Avaya 3400 Series User Manual
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Avaya 3400 Series Wireless Telephone

User Guide

555-301-701Part Number72-8035-01Issue 2 July 2005

Avaya

3400 Series Wireless Telephone User Guide

♥ 2005, Avaya Inc. All Rights Reserved, Printed in U.S.A.

Notice

All efforts were made to ensure that the information in this book was complete and accurate at the time of printing. However, information is subject to change.

Avaya Web Page

The world wide web home page for Avaya is: http://www.avaya.com

Preventing Toll Fraud

Toll Fraud is the unauthorized use of your telecommunications system by an unauthorized party. For example, a person who is not a corporate employee, agent, subcontractor, or working on your company’s behalf. Be aware that there is a risk of toll fraud associated with your system. If toll fraud occurs, it can result in substantial additional charges for your telecommunications services.

Avaya Fraud Intervention

If you suspect that you are being victimized by toll fraud and you need technical assistance or support, call the Technical Service Center’s Toll Fraud Intervention Hotline at 1.800.643.2353.

Providing Telecommunications Security

Telecommunications security of voice, data, and/or video communications is the prevention of any type of intrusion to, that is, either unauthorized or malicious access to or use of, your company’s telecommunications equipment by some party.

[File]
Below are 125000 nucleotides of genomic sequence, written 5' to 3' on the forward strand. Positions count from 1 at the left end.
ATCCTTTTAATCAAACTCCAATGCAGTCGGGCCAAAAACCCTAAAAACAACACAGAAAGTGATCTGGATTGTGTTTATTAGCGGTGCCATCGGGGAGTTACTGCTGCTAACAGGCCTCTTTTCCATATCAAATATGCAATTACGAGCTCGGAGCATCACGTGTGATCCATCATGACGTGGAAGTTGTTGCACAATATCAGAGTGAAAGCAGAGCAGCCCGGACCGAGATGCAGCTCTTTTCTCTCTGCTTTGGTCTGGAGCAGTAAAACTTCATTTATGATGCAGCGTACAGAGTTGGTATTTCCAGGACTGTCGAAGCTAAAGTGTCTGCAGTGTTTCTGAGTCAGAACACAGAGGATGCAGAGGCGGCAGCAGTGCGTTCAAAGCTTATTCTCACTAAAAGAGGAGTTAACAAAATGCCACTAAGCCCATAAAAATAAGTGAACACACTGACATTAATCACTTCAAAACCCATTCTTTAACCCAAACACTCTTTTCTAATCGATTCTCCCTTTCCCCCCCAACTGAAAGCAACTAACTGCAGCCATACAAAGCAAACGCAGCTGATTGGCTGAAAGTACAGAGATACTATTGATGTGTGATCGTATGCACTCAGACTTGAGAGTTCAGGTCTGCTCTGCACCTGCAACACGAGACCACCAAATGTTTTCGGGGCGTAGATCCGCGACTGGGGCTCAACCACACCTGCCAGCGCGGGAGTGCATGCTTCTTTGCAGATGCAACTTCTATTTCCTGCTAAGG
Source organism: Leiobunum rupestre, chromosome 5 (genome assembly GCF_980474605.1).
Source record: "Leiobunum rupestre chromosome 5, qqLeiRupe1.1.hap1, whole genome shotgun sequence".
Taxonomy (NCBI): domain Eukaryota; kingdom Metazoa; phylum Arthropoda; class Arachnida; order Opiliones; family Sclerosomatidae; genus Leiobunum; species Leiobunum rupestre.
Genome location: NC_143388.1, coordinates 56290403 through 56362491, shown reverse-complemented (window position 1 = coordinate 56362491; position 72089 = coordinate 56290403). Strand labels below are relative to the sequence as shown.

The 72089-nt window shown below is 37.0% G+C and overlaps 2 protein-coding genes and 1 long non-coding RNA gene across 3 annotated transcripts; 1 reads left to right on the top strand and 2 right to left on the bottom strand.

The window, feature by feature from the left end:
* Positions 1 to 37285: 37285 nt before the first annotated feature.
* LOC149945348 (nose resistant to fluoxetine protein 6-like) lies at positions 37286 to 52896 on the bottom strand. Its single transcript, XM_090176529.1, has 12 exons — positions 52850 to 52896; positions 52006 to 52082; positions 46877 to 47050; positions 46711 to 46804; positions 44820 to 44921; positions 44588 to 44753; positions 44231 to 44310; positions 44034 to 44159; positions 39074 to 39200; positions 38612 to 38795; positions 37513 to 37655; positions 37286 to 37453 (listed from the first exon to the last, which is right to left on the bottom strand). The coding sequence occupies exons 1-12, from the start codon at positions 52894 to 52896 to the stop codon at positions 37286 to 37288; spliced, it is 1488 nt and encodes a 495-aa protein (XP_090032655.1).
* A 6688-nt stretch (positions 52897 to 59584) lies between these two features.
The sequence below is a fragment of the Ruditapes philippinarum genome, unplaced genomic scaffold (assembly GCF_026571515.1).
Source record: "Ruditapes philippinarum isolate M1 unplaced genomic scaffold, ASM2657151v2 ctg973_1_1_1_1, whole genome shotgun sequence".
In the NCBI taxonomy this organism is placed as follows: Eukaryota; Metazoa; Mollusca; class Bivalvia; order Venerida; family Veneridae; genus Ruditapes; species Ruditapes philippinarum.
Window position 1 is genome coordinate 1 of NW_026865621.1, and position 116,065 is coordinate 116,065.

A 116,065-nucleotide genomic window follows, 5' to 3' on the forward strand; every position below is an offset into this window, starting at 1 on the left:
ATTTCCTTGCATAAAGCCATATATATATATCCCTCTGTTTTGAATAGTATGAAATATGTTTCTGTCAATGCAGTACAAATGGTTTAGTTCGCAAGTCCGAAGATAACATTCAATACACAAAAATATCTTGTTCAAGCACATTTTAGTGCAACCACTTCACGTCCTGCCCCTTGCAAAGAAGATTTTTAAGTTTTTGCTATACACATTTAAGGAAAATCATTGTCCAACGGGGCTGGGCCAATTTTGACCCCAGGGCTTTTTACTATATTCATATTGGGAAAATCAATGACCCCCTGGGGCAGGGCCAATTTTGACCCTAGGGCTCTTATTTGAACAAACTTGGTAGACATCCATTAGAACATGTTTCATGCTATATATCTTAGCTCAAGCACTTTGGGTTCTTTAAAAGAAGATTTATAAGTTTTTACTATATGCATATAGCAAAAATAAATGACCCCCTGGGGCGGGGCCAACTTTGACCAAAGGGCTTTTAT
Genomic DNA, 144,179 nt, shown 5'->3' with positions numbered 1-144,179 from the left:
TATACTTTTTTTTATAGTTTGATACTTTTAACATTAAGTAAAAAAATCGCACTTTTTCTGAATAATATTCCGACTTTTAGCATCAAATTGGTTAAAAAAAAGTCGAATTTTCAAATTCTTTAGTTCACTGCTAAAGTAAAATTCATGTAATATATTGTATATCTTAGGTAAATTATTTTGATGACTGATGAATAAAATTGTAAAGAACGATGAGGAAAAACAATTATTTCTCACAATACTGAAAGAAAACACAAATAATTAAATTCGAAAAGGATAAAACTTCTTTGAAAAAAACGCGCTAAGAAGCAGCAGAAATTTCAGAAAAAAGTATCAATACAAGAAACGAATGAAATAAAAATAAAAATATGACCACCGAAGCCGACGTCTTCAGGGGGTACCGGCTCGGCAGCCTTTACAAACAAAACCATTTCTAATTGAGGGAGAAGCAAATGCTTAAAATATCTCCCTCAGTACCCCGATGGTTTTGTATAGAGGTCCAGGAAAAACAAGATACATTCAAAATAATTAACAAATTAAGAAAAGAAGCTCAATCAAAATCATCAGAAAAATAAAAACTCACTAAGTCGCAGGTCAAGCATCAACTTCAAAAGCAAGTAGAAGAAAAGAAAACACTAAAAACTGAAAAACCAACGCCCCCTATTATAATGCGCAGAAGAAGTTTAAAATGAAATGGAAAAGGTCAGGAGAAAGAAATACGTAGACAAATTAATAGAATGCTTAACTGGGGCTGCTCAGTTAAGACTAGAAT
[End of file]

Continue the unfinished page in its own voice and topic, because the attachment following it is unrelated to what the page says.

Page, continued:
Your company’s “telecommunications equipment” includes both this Avaya product and any other voice/data/video equipment that could be accessed via this Avaya product (that is, “networked equipment”).

An “outside party” is anyone who is not a corporate employee, agent, subcontractor, or a person working on your company’s behalf. Whereas, a “malicious party” is Anyone, including someone who may be otherwise authorized, who accesses your telecommunications equipment with either malicious or mischievous intent.

Such intrusions may be either to/through synchronous (time-multiplexedand/orcircuit-based)or asynchronous(character-,message-,orpacket-based)equipment or interfaces for reasons of:

Utilization (of capabilities special to the accessed equipment)

Theft (such as, of intellectual property, financial assets, or toll-facilityaccess)

Eavesdropping (privacy invasions to humans)

Mischief (troubling, but apparently innocuous, tampering)

Harm (such as harmful tampering, data loss or alteration, regardless of motive or intent)

Be aware that there could be a risk of unauthorized intrusions associated with your system and/or its networked equipment. Also realize that, if such an intrusion should occur, it could result in a variety of losses to your company, including but not limited to, human/data privacy, intellectual property, material assets, financial resources, labor costs, and/or legal costs).

Your Responsibility for Your Company’s Telecommunications Security

The final responsibility for securing both this system and its networked equipment rests with you – an Avaya customer’s system administrator, your telecommunications peers, and your managers. Base the fulfillment of your responsibility on acquired knowledge and resources from a variety of sources including but not limited to:

Installation documents

System administration documents

Security documents

Hardware-/software-basedsecurity tools

Shared information between you and your peers

Telecommunications security experts

To prevent intrusions to your telecommunications equipment, you and your peers should carefully program and configure your:

Avaya provided telecommunications systems and their interfaces

Avaya provided software applications, as well as their underlying hardware/ software platforms and interfaces

Any other equipment networked to your Avaya products

Federal Communications Commission Statement